This is a roundabout way of talking about spirit work and education. I want to talk about a little work that I have been doing. I don’t want to get into the details of it (I can be a little cautious that way, my nod to the injunctions toward secrecy or, at least, intimacy), but I’m hoping the sketch might still serve as an case study.
So, after having read and reread the Saadia version of the Sefer Yetzirah as well as having dipped in and out of a few other versions (especially the Gra), I figured I was just about ready to do a little work with the letters themselves. A few months of study and I am willing to dip my toes in with one letter…seems about right for me.
I do some work to visualize and activate Aleph. It’s the first letter, after all, and I am very familiar with its shape and form from a youthful interest in physics, mathematics, and infinity. I do that for just a day or three and I get the clear sense that I’ve done enough of that. The next few days, the other mothers rise up spontaneously in meditation and begin to play back and forth in a few permutations.
That settles down, too. Then I have a dream where a single word, a Hebrew name, is repeated quite clearly, three times in a row, where the dream is nothing but the word and its repetition in the darkness. It takes a few minutes of research to discover that the name is composed of three letters that form the linguistic kernel of spiritual concept that appears throughout the Middle East. All of the letters are among the doubles, the letters that animate the seven vertical lines of the Tree of Life and are associated with the planets.
I start to explore a parallelism that seems to play back and forth between these three letters and the three mothers. I do this visually, and what I get are two intersecting triangles, forming a star, each point holding a letter. There’s more to explore there, so I begin to contemplate it more carefully.
I note that the SY groups the doubles in two groups, one a group of three letter and the other a group of four letters. What the dream provided, then, was an alternate version of the first group of three doubles, a permutation of the three doubles.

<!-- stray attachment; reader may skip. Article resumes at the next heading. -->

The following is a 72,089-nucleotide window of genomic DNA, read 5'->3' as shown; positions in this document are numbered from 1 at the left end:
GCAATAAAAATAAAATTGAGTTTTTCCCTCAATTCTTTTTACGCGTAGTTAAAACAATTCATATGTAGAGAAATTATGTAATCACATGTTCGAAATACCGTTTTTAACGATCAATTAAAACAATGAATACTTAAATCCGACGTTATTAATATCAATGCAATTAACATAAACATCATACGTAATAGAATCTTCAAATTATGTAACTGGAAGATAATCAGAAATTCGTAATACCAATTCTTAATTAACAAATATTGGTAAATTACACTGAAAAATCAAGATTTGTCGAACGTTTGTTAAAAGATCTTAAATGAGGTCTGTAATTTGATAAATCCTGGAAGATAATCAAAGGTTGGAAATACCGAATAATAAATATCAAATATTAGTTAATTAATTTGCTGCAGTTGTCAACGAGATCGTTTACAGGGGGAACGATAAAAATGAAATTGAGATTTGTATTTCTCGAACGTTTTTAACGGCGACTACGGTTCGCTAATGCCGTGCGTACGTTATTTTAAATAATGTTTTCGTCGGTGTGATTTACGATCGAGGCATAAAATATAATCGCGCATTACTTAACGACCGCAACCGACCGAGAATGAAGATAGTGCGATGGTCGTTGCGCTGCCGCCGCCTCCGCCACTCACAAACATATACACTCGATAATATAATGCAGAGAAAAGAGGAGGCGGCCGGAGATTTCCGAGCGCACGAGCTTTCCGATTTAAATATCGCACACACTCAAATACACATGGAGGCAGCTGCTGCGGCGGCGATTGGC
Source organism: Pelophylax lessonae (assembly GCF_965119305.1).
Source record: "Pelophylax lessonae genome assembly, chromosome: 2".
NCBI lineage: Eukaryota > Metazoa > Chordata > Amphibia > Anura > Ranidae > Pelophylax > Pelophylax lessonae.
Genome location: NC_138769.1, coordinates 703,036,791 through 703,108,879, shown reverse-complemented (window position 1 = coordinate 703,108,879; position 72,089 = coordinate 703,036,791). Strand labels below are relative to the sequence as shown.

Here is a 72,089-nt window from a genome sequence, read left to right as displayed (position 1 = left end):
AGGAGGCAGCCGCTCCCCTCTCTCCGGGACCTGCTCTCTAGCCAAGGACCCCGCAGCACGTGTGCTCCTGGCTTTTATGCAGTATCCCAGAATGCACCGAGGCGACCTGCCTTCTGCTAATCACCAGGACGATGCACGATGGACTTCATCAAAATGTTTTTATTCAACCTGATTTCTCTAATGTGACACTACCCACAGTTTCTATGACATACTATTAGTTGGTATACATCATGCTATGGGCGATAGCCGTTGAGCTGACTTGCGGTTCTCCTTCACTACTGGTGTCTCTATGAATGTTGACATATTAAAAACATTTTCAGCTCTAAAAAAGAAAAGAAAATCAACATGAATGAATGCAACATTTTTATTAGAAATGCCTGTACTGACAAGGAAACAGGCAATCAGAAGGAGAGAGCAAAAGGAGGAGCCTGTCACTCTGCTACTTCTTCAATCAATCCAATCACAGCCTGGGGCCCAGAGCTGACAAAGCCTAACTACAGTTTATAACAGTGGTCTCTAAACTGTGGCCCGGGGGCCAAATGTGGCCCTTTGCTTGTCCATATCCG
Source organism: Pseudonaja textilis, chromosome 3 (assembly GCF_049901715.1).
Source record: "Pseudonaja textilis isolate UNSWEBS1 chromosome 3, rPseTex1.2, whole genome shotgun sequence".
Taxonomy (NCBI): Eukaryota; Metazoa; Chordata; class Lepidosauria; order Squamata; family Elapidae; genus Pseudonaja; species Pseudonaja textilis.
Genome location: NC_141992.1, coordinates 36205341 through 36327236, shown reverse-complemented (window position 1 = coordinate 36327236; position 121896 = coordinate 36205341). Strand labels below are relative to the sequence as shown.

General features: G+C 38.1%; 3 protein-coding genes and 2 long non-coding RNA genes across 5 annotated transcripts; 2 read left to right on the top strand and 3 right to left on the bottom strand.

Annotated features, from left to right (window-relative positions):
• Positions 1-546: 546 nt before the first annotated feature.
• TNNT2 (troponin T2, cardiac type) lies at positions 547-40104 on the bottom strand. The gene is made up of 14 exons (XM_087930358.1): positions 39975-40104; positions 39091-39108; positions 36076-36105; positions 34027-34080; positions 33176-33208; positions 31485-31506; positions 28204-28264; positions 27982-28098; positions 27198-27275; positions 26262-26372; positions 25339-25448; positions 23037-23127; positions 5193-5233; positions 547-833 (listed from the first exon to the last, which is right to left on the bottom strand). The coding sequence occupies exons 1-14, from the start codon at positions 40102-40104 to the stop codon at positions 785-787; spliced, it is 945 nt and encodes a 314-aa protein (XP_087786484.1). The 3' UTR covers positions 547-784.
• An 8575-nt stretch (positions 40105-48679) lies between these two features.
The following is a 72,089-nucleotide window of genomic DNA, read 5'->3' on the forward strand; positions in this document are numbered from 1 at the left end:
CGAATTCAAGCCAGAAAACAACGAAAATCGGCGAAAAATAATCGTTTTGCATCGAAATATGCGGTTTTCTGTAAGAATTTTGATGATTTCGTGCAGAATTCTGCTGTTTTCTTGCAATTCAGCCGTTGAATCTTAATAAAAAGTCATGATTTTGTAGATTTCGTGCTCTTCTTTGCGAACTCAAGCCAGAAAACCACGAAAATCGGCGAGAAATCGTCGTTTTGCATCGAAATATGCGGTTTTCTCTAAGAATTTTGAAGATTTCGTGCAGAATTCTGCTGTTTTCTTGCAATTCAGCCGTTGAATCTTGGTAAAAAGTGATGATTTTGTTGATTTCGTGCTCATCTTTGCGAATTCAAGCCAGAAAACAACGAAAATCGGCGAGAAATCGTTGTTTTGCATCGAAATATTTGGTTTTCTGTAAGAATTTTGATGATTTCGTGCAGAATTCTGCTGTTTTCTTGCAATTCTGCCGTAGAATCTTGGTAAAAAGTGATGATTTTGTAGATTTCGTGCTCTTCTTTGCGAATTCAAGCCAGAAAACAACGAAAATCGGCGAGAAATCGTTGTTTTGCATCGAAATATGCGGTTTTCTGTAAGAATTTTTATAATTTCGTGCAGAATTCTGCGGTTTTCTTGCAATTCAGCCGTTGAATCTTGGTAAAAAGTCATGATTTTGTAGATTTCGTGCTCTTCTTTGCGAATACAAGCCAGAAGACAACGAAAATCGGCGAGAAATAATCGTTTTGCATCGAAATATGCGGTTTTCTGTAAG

Next, two of the twelve zodiacal letters present themselves to sit within the center of the star. I misidentify them, mistaking their associations from memory. I don’t realize that until I (finally) start to consider the other four doubles and instead stumble into a section of Kaplan’s commentary that deal with precisely the letters I have placed in the center, assigning to them a special relationship based on one of the two letters place in the Tetragrammeton.
I finish out the sketch of the seal (because by now I realize that’s what I am working on) with the three mothers and three doubles composing the star, inscribed in a circle, inscribed in a square, in which each of the square’s corners contains one of the remaining four doubles. I see ways of adding a second circle to the seal which would allow me to inscribe each of the zodiacal letters to a place.
(I haven’t done that. I feel that requires some further study before I’m quite ready to inscribe them. Projecting how it might go? It seems like an organic movement, not unlike the way a zygote differentiates itself.)
Then, in a snap, I realize that this seal belongs to a specific spirit, one of the three, and that each of the others could be given a corresponding seal anchored by a variation in the central letters. I’ll be chewing on that for a while.
That leads me to some consideration of the Tetragrammaton itself, and I realize that there is a way of understanding it which proceeds from an appreciation of yourself, to an appreciation of your parents, and then an appreciation of the holy community in which all of you are inscribed. Kaplan helped with this, noting that each of the letters of the sacred name can be read as “me, her, him, her.”
That final her? In strict Kabbalism, I suspect that’s Israel, the people as the bride to the divine. Think of the Torah. It opens with the beginning, with Bet, which leads us to him-Adam and her-Eve, but ends with Israel, with the Lamed that serves to join God to individual people. It can also be used to make sense of Revelation, which once again brings me back to early Christianity sharing the same roots as Kabbalism, diverging as Simone Weil notes, for reasons difficult to discern.
Under this rubric, several shifts in my spiritual understanding and several obscure synchronicities find their place. The way in which the seal manifests itself affirms the structure of the how the spirits manifested with my life, duplicating and intensifying them. There is an ethical order affirmed within the unfolding, not just an metaphysical order.